Esther’s birth story really begins with the birth of Finn, her big brother. Finn was born in a hospital and caught by a doctor. I wouldn’t call his birth traumatic, but there were enough annoying things about the care that I knew I didn’t want to have our next baby in a hospital. It was a long labor that felt even longer because we spent all of early labor at the hospital, which meant a lot of pressure from the nurses that things needed to speed up. This time I really wanted to avoid that pressure. I also wanted to avoid two and a half hours of pushing on my back with a nurse yelling in my ear, resulting in a third degree tear. And I wanted breastfeeding to get off to a better start. The first few weeks with Finn were very stressful and full of anxiety because he didn’t gain weight, and we didn’t have the support we needed. So even though Finn’s birth was amazing in many ways (I actually managed to have a natural birth at a hospital with a 30 something percent c-section rate and 90 something percent epidural rate, even though I was a first time mom without a doula. At the time I didn’t realize what the odds of that were…) there were many things I wanted to be different this time.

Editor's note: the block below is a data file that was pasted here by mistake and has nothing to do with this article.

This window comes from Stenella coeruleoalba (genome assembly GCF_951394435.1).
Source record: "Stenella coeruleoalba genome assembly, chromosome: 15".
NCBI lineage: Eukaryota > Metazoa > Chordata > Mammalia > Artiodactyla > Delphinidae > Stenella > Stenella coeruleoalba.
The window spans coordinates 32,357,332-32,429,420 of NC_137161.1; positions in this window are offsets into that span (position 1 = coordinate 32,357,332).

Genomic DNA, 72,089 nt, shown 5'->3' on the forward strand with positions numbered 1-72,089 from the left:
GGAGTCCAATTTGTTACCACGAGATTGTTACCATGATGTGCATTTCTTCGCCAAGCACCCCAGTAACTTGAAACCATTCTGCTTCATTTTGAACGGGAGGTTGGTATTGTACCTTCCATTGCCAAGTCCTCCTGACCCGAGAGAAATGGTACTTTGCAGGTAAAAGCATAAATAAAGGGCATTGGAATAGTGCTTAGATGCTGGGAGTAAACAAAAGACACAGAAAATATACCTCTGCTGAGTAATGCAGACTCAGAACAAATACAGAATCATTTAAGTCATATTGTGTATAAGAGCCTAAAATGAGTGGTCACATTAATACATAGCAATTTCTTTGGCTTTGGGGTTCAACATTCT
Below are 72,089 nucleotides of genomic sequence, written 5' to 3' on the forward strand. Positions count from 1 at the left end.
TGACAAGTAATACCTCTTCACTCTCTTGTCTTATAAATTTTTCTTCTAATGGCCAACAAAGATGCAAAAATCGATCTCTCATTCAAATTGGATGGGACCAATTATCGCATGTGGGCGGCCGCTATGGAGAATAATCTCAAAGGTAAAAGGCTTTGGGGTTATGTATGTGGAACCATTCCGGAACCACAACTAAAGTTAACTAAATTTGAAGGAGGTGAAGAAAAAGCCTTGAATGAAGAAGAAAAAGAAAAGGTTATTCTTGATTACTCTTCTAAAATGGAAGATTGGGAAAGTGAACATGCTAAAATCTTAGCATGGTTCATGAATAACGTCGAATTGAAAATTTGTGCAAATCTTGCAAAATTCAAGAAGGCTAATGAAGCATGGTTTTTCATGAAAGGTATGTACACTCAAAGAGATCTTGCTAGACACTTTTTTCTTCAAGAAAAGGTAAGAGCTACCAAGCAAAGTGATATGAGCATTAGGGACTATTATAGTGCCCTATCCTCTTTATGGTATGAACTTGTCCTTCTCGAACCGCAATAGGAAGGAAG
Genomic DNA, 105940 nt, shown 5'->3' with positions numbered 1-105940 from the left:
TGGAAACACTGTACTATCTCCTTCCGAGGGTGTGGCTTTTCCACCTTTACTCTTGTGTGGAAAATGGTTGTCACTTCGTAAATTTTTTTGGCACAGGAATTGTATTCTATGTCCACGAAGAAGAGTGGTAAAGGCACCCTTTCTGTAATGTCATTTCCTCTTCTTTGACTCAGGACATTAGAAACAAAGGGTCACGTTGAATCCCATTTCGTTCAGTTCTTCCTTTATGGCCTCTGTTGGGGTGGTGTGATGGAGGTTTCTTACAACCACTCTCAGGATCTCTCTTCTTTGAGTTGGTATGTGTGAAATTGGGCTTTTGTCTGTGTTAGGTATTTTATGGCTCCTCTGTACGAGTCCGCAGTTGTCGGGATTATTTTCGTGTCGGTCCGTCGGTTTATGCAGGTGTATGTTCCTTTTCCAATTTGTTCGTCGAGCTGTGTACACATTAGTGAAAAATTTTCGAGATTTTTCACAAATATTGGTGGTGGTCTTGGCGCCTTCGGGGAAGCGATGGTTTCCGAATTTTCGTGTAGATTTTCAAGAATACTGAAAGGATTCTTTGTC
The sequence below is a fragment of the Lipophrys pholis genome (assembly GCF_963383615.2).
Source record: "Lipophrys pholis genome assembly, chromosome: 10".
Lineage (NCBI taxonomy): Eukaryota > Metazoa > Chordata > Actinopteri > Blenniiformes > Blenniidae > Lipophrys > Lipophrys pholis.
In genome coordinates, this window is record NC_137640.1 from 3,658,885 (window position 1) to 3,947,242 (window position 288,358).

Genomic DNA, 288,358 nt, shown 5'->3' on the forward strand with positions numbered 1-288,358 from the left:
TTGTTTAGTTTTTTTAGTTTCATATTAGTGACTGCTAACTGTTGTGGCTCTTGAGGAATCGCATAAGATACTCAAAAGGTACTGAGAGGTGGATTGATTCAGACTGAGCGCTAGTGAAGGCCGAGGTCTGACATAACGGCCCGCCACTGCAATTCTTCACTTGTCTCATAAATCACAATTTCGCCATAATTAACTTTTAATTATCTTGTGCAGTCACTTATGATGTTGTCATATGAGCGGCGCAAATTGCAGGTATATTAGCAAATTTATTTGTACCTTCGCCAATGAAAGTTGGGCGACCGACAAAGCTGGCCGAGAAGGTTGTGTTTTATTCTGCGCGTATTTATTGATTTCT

Now fast forward two and a half years and a pregnancy with home birth midwives. I started having a few contractions and a tiny bit of bloody show on the day before my due date. It was exciting to get a few signs that something might be starting, but I didn’t spend a lot of time thinking about it. I was absolutely certain that the contractions would stop when I went to bed, and sure enough they did. The following day I didn’t really have any contractions at all and when they started up again in the early evening I was pretty sure they would go away again like they had the night before. I was kind of in the mode of “ok, something is starting, maybe we’ll have this baby some time this week…” What’s funny is that I stayed in that state-of-mind, thinking I was in very early labor, up until an hour before Ester was born.